A Linguistic Trip through Time
Without going into the boring details, it’s been a rough month. Not that I’m complaining. After all, unlike pretty much everyone else in the country, I planned to be stuck at home for all of March. So, no gripes there. And while everyone else has been going stir-crazy, I’ve been going passive. Lacking the energy and concentration to do anything worthwhile, I’ve mostly been lying around like a damp rag, listening to audiobooks. Mostly to various German tutorials, because unlike novels, they don’t have a plot which requires my attention. Well, not much of one anyway.
Wandering among different tutorials produced at different times has given me a mild case of temporal whiplash.
Try as I might to ignore the world, I have perforce been somewhat aware of the social and political changes in American culture over the last fifty years. But German culture? My mental landscape was formed between 1960 and 1975 and I had never revisited it.
Now I’ve been plunged into a world in which nobody ever mentions die sogenannte DDR (the so-called Deutsche Demokratische Republik) because they don’t have the DDR to kick around any more. Instead they talk about the Wiedervereinigung (reunification) or, if they’re in a hurry, simply die Wende (the turning point). Oh, and Leipzig isn’t a bleak spot behind the Iron Curtain any more; it’s a tourist attraction.
“Well, Margaret, you should have seen that coming.”
Yeah, but I hadn’t made the mental leap to what it would mean in conversation.
Things get weirder from there out. Sampling audio lessons made at different periods over the last 50 years means that while the speakers in one set of dialogues are looking for a tobacco shop and discussing the merits of cigars over pipes, in another lesson plan they’re looking for a nonsmoking hotel with good exercise facilities and a green star for recycling. One pair of speakers is all about their favorite beers, the next is bent on explaining all their food allergies. (I haven’t yet come across anybody who requires gluten-free meals, but just wait.)
In one group of lessons the formal “Sie” doesn’t exist; people dutzen each other casually. Um, there’s no English equivalent for dutzen, because in English we haven’t used the informal second person since the last Quaker stopped addressing people as “Thee.” Call it being on a first-name basis. In these dialogues nobody seems to have a last name. That might be a function of what age group the lessons are aimed at; I think that particular set was designed for millennials. In good old stodgy Pimsleur the du/Sie distinction is still alive and well.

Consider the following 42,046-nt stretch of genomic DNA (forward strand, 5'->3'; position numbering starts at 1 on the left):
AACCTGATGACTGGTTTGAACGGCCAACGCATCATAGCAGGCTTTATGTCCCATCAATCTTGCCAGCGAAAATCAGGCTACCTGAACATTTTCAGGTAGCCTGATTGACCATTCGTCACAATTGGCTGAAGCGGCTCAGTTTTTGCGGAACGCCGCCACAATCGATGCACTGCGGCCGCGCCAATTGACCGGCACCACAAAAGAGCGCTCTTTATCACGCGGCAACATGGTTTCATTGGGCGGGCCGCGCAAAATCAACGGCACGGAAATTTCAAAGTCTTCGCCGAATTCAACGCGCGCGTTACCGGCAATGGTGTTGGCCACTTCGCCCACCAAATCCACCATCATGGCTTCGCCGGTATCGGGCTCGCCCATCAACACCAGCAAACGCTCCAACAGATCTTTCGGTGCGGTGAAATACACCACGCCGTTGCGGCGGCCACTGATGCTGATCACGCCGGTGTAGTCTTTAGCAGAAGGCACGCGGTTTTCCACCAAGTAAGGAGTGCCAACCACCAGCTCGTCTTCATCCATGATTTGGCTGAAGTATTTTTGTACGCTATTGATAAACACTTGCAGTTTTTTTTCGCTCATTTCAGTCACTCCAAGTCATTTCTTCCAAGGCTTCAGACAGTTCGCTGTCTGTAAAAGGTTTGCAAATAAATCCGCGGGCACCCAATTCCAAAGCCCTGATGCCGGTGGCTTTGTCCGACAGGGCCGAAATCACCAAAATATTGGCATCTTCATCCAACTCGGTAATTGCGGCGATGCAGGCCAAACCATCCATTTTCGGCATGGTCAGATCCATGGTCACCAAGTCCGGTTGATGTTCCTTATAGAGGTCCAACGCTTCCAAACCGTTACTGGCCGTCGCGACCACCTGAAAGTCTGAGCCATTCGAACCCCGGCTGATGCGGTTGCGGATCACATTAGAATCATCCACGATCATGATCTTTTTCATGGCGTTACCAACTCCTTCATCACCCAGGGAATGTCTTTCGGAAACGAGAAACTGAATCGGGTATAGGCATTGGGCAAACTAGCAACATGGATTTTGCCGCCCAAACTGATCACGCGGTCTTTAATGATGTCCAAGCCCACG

Then there’s the rash of English loanwords… and some words whose provenance escapes me. I won’t bore you with a list, but most of these loanwords are replacing perfectly usable German originals. Why should an infant now be a Baby instead of a Kindlein? Even the neologisms are startling. Alma, if you’re listening, can you tell me why a cell phone is a Handy and a pen a Kuli?
Oh, and did I mention the PC factor? I don’t know which is more irritating, the lengthy dialogue in which the speakers agree that because of their deep concern for the environment the hotel that employs them should send everybody to a very important conference in which they can voice their dedication to recycling… or the set of lessons that self-consciously asks me to translate, “He is giving a book to his husband.”
Okay, about the time travel bit: I’m not just complaining about all this. All this startlement and amazement ought to be useful for a writer, especially a science fiction writer. After this month’s back-and-forth through the decades I’m longing to write a character who gets zipped fifty to a hundred years into the future, just because I now have so many ideas for the little things that will keep him bemused and, hopefully, make the reader have that sense of ground falling away underfoot. I don’t know if I can use the loanwords bit, because that was done so brilliantly in A Clockwork Orange that I hesitate to even tread on the same ground. But the rest? This month has been an illuminating display of how unsettling even minor social changes can be when they’re thrust upon you without warning, how difficult it can be to understand a conversation when the speakers’ underlying assumptions differ from yours in ways you had never consciously considered.
So… looking ahead another half-century… what little things do you suppose would keep reminding someone from 2020 that 2070 is another world? Never mind the flying cars and Mars colonies. What fun could we have, imagining how conversational rules and assumptions may have changed? Easy at this point to look ahead a year or two and imagine that shaking hands is seen as an extremely impolite aggression and that all air travelers have to pass through quarantines… but what little things will be different fifty years out? Will the EU still exist? Will China? Will families be a thing of the past or will they be stronger than ever? Are we going to develop a perfectly neutral set of pronouns for safe conversation with strangers?
I can’t predict; nobody can. But it’s fun to try, and even more fun to think how we’d weave social changes into the dialogues of the future.